All in a day’s work

As I’ve expressed before, I usually don’t feel like I have things very much together.  I often feel like I’m just barely managing the frenetic and delicate choreography of life with kids, and I think I’m usually the least likely mom to pull off something difficult with grace and ease.  Which makes it all the more impressive when I actually manage to.

Easter in Austria always means a long weekend for us.  Dan gets Good Friday and Easter Monday off of work (the latter is also a school holiday) so we get a four day weekend to color eggs, be festive for Easter and enjoy spring.  Our plans for last Friday were to color eggs and to finish up the few last-minute Easter preparations still to be taken care of.  I hadn’t been able to find the egg dye we’d used so successfully last year, but I found another type.  For this kind, the eggs needed to still be warm from boiling while being dyed, so Friday morning I set about boiling 20 eggs while Dan took the boys out to the courtyard downstairs to run off some steam.  (We figured they’d do better at not having egg-dyeing meltdowns if they weren’t too keyed up.)


The egg dye I was able to find this year

All was well, and the water was just about to boil, when Dan came in with both boys amidst a bunch of commotion.  Liam was very upset, as was Benjamin.  It turns out that while outside playing, Liam had managed to put a rock up his nose, and he was (understandably) not happy that it was not as easy to get out as it had been to get in.

Even after 5 1/2 years as parents, this was our first something-in-the-nose experience.  Dan assured me he had things under control as I attempted to figure out whether to try and save the eggs or to ditch them and take over with Liam.  I called out advice from the kitchen while Dan came up with a series of ideas about how to remove the rock.  (My main advice was, “I think he needs to see the doctor”, while Dan was sure he could address the problem at home.)  I left the eggs on the stove, set a timer, and tried to help . . . mostly at first by reiterating that I thought it was time for a professional.  Our regular pediatrician is (of course) out of town, but after a few minutes I persuaded Dan to call the backup doctor, just to find out what she suggested.  No answer.  I vetoed Dan’s ideas of using tweezers to remove it (sticking something ELSE in his nose did not seem like the solution to me) and I was on the verge of making a command decision that it was time for a trip to the ER when we decided to settle our debate the modern way . . . with the internet!

Liam's nose rock and a coin for perspective (a 2 cent Euro coin is about the size of a US penny)

Liam’s nose rock and a coin for perspective (a 2 cent Euro coin is about the size of a US penny)

We looked up how to remove a rock from a child’s nose and found this.  (Don’t read it if you’ll be bothered by being a little grossed out.)  We decided that we would try it, and if it failed, we would take the trip to the hospital.  So, although Liam was NOT into the idea, we held him down, and I . . . fixed the problem.  It actually worked!  Liam was a bit shaken from the whole experience, but otherwise completely well, and with a good life lesson learned.  I gave him a big snuggle and reassured him that he would be fine.  He recovered quickly, and went right back to playing.  (When I looked up the link, I was looking at my phone, so I didn’t see the suggestion of actually performing the procedure AT the hospital.  I’m really glad everything turned out ok.)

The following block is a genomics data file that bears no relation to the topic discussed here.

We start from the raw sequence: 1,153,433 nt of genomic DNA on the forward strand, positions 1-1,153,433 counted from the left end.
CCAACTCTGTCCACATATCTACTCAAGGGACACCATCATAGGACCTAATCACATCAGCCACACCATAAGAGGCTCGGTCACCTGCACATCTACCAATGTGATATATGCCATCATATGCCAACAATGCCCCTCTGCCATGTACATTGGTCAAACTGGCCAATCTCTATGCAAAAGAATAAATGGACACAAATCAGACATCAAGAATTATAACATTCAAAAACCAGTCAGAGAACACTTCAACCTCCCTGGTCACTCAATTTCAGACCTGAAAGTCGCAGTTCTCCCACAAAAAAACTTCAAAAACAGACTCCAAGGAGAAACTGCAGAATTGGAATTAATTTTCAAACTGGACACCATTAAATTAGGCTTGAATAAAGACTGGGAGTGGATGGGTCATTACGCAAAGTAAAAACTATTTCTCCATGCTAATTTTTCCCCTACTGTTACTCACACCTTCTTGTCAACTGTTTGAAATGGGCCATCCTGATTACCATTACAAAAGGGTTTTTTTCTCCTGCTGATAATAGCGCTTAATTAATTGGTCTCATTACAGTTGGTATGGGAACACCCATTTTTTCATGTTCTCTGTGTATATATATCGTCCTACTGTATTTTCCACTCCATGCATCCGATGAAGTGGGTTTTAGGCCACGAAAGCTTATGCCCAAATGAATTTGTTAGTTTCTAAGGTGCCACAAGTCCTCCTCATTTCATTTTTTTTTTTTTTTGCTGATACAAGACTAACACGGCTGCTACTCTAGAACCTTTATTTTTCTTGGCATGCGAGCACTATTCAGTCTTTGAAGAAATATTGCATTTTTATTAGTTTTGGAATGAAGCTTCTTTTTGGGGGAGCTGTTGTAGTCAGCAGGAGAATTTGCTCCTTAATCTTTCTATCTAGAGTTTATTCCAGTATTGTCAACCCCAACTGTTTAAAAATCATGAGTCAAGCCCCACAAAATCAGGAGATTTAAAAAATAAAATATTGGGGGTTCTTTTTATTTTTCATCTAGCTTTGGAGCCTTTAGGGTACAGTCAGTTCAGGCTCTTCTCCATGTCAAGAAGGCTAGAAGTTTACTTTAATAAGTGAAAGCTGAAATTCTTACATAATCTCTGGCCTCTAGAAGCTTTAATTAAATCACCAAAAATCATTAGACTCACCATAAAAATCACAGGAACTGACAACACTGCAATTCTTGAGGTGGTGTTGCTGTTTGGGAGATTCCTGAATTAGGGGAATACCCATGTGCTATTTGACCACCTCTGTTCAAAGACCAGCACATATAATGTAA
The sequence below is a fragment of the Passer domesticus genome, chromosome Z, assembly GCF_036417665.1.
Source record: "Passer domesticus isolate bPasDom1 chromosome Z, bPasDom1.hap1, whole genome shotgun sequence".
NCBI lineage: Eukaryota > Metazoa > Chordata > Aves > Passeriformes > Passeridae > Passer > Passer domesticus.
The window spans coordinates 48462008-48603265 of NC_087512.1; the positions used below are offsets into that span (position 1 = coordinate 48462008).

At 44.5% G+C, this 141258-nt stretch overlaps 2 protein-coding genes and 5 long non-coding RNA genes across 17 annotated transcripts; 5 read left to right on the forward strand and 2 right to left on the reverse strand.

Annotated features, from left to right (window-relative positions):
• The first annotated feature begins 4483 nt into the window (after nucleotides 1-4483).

And I got back to the eggs before the timer went off.

I have to say that I kind of felt like a kickass mom.  Rock taken out of the nose and eggs boiled for dyeing, all at the same time.  We went on to have a fun and festive Friday, everyone was well, and I pretty much felt like I saved the day.



Pain is an effective teacher.  No matter how many times you are warned that something will hurt, nothing will drive that message home like experiencing it for yourself.

Benjamin got one of those lessons this evening.  He reached out a touched a light bulb at the restaurant where we were having dinner.  I didn’t see it in time to warn him about this particular one (he climbed up onto the bench seat in the restaurant and the very first thing he did was reach out and touch the light in the shelf behind his seat) but I’ve warned him many, many times about that kind of thing before.  (The light bulb was easily within his reach — it is a setup you would probably not see in the States particularly due to the litigation potential in exactly this kind of situation.)


My poor guy.  It hurt.  He cried.  We rinsed it in cold water and put a cold compress on it.  I held him all through dinner and the entire way home.  He has a blister now, and, of course (good lesson or not) I’m worried about him and I don’t want him to be hurt.  We called the doctor and we’re going to see her tomorrow.  It’s hard to see him be hurt, but I imagine he’ll be unlikely to repeat this particular mistake again in the future — less likely, evidently, than my repeated warnings caused him to be.  If I could magically accept all the pain he will ever experience in his life and suffer it myself, I would gladly do so, but life just doesn’t work that way.  Benjamin will have to, eventually, be the one in charge of the decision of whether or not to touch light bulbs, along with so many other things (which will just keep me up all night worrying if I try to create a list).

I know that I can’t protect him from everything.  I will continue to do the best that I can, and hope that when something slips through the cracks, that maybe there’s at least a lesson in there somewhere.  (I really, really hope there is.)